SNELLVILLE -- The afternoon's rush was primarily over, but the signs of Christmas giving remained evident into the evening: several tables still stacked with toys and clothes, another filled with turkeys, broth, potatoes and holiday pies.
The Snellville nonprofit Place of Seven Springs opened up the doors of its simply titled "Christmas Project" on Friday, welcoming needy families into their makeshift winter wonderland.
For years, the organization, founded by Debbie Dowdin, has given Christmas toys to the children of struggling families, delivering them to their doorsteps themselves.
This year, however, Dowdin decided it was time for a change.
Between Friday's event and its continuation Saturday, the parents of about 140 local children will have dropped by Place of Seven Springs to shop for toys donated from "everywhere," Dowdin said, buying their children's gifts for prices no higher than $2.
"Last year it sort of dawned on me that, you know what, we're bypassing the parents," Dowdin said. "These children should know these gifts are coming from a parent and not from a stranger. I think it's healthier for the family as a whole."
The gifts set up across many tables Friday were distributed by sex and age, making the shopping experience more convenient for parents. Once they selected three gifts per child -- two that were paid for, another free because it came from Toys for Tots -- parents were ushered to a back room where volunteers joined in giftwrapping the presents.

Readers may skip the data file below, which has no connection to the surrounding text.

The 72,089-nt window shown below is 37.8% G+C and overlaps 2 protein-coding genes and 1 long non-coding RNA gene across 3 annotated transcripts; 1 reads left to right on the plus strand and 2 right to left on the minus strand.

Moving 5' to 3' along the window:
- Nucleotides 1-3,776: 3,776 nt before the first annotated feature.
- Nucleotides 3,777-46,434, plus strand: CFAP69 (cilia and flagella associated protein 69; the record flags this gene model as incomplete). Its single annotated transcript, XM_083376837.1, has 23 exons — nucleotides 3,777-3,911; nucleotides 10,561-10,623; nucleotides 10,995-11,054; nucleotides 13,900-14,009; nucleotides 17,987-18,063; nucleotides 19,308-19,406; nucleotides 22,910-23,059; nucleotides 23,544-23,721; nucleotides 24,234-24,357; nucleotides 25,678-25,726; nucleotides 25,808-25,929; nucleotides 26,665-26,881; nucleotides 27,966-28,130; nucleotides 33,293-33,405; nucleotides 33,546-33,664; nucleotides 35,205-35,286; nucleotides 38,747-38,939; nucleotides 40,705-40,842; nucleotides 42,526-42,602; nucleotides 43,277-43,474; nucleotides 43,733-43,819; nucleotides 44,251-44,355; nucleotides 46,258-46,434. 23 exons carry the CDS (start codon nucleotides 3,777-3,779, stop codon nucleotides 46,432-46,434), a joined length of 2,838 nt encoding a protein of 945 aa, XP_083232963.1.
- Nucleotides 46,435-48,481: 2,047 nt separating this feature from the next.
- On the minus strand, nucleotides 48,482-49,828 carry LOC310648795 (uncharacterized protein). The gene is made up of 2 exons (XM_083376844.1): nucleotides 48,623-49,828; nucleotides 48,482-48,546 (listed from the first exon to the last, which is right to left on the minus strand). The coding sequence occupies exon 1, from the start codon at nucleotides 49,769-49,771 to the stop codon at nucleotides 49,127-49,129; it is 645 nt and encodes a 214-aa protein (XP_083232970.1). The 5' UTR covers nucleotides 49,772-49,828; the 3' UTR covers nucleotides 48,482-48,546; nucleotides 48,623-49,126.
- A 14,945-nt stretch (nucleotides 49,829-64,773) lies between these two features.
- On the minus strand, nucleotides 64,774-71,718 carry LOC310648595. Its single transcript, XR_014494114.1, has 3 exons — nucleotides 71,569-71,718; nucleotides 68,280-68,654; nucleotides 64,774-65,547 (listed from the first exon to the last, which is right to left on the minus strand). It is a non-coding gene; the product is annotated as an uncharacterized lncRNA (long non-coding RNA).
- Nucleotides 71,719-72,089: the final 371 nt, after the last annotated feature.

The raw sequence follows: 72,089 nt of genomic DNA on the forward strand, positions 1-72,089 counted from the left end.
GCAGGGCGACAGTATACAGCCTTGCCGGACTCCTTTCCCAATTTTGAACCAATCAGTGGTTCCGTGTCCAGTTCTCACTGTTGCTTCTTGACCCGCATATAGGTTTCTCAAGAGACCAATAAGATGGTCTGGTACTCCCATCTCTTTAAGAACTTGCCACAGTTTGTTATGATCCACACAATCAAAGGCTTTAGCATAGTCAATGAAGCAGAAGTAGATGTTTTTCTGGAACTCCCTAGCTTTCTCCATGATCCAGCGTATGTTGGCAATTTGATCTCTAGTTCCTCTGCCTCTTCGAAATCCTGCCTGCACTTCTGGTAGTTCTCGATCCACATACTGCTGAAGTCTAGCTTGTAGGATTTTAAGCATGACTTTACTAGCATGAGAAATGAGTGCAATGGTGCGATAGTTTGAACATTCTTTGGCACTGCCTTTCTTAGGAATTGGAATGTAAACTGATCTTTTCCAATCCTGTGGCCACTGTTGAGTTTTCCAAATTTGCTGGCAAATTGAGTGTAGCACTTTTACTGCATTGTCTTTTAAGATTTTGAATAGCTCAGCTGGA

On their way out, the families were given the makings of a full Christmas meal and a loaf of bread symbolizing "the reason for the season."
"I see the smiles on their faces," volunteer Scott Zanardo said, "and it's just really great."
Toy donations were made to the program by Gwinnett County schools' facilities and operations department, as well as several different church and neighborhood groups, Dowdin said. All told, about 500 toys were contributed and roughly 30 volunteers will spend their time helping out those less fortunate this weekend.
While not many shoppers dropped by as things were winding down Friday, Dowdin said the shop was "packed" earlier in the day. They expect more of the same today.
"There's a healthy sense of pride in being able to provide for your child," Dowdin said. "And they love it."